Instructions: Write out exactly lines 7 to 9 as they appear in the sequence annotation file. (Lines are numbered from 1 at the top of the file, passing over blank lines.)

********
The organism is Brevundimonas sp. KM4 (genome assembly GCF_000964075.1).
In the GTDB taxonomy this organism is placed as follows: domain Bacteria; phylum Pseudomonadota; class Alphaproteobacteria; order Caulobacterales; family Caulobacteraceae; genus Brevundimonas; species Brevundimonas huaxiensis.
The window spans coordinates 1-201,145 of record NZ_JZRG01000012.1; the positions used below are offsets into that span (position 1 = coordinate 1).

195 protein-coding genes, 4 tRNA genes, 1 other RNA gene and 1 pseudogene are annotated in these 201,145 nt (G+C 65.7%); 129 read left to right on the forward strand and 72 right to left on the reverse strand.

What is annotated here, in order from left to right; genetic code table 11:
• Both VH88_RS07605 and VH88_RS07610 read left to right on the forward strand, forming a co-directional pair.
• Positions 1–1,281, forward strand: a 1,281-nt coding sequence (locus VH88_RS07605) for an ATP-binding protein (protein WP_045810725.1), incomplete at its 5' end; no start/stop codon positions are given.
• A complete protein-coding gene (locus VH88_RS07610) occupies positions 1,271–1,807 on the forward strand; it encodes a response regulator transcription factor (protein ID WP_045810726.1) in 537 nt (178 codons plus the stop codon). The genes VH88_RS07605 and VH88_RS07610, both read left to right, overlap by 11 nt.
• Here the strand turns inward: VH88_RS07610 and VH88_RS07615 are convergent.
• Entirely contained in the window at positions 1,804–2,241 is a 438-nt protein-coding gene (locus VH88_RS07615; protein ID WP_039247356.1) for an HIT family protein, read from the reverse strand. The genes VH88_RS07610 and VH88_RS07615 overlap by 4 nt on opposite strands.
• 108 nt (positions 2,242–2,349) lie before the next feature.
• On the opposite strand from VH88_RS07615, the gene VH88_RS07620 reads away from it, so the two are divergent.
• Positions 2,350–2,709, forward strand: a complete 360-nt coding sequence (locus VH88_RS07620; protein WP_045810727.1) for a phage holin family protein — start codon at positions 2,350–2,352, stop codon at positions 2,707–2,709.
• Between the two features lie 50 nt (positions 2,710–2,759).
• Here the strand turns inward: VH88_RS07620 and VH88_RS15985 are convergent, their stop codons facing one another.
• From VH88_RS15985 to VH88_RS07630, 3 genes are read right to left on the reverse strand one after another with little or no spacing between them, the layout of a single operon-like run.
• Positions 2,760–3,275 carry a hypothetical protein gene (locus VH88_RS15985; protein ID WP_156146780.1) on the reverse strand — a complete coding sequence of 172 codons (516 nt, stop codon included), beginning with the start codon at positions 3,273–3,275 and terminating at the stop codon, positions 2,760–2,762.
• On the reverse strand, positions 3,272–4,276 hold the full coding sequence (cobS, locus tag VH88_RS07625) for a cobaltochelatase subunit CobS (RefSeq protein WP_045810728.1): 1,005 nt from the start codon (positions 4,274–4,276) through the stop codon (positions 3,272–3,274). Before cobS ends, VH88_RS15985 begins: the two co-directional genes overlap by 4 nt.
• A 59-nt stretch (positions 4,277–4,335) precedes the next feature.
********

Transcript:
• Positions 1–1,281, forward strand: a 1,281-nt coding sequence (locus VH88_RS07605) for an ATP-binding protein (protein WP_045810725.1), incomplete at its 5' end; no start/stop codon positions are given.
• A complete protein-coding gene (locus VH88_RS07610) occupies positions 1,271–1,807 on the forward strand; it encodes a response regulator transcription factor (protein ID WP_045810726.1) in 537 nt (178 codons plus the stop codon). The genes VH88_RS07605 and VH88_RS07610, both read left to right, overlap by 11 nt.
• Here the strand turns inward: VH88_RS07610 and VH88_RS07615 are convergent.